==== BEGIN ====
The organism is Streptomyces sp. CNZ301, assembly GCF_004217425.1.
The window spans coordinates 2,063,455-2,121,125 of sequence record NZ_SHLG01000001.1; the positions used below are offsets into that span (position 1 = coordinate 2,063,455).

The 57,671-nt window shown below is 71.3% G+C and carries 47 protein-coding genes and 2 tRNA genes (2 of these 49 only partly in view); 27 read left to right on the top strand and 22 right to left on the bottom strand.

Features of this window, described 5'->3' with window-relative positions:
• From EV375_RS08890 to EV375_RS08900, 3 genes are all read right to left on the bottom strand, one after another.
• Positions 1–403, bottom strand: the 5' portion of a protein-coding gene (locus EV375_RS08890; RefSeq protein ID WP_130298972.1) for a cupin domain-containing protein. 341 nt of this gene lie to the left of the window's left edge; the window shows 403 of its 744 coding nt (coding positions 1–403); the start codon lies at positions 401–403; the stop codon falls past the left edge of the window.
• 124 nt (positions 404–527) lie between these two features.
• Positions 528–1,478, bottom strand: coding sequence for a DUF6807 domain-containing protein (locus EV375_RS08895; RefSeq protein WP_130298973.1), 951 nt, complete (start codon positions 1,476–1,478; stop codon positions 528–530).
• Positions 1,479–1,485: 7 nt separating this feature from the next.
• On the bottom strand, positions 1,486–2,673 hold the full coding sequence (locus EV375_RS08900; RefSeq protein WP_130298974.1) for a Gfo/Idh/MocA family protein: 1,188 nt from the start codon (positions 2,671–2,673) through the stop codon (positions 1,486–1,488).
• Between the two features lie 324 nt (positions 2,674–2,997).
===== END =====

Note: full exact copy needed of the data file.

The organism is Streptomyces sp. CNZ301, assembly GCF_004217425.1.
The window spans coordinates 2,063,455-2,121,125 of sequence record NZ_SHLG01000001.1; the positions used below are offsets into that span (position 1 = coordinate 2,063,455).

The 57,671-nt window shown below is 71.3% G+C and carries 47 protein-coding genes and 2 tRNA genes (2 of these 49 only partly in view); 27 read left to right on the top strand and 22 right to left on the bottom strand.

Features of this window, described 5'->3' with window-relative positions:
• From EV375_RS08890 to EV375_RS08900, 3 genes are all read right to left on the bottom strand, one after another.
• Positions 1–403, bottom strand: the 5' portion of a protein-coding gene (locus EV375_RS08890; RefSeq protein ID WP_130298972.1) for a cupin domain-containing protein. 341 nt of this gene lie to the left of the window's left edge; the window shows 403 of its 744 coding nt (coding positions 1–403); the start codon lies at positions 401–403; the stop codon falls past the left edge of the window.
• 124 nt (positions 404–527) lie between these two features.
• Positions 528–1,478, bottom strand: coding sequence for a DUF6807 domain-containing protein (locus EV375_RS08895; RefSeq protein WP_130298973.1), 951 nt, complete (start codon positions 1,476–1,478; stop codon positions 528–530).
• Positions 1,479–1,485: 7 nt separating this feature from the next.
• On the bottom strand, positions 1,486–2,673 hold the full coding sequence (locus EV375_RS08900; RefSeq protein WP_130298974.1) for a Gfo/Idh/MocA family protein: 1,188 nt from the start codon (positions 2,671–2,673) through the stop codon (positions 1,486–1,488).
• Between the two features lie 324 nt (positions 2,674–2,997).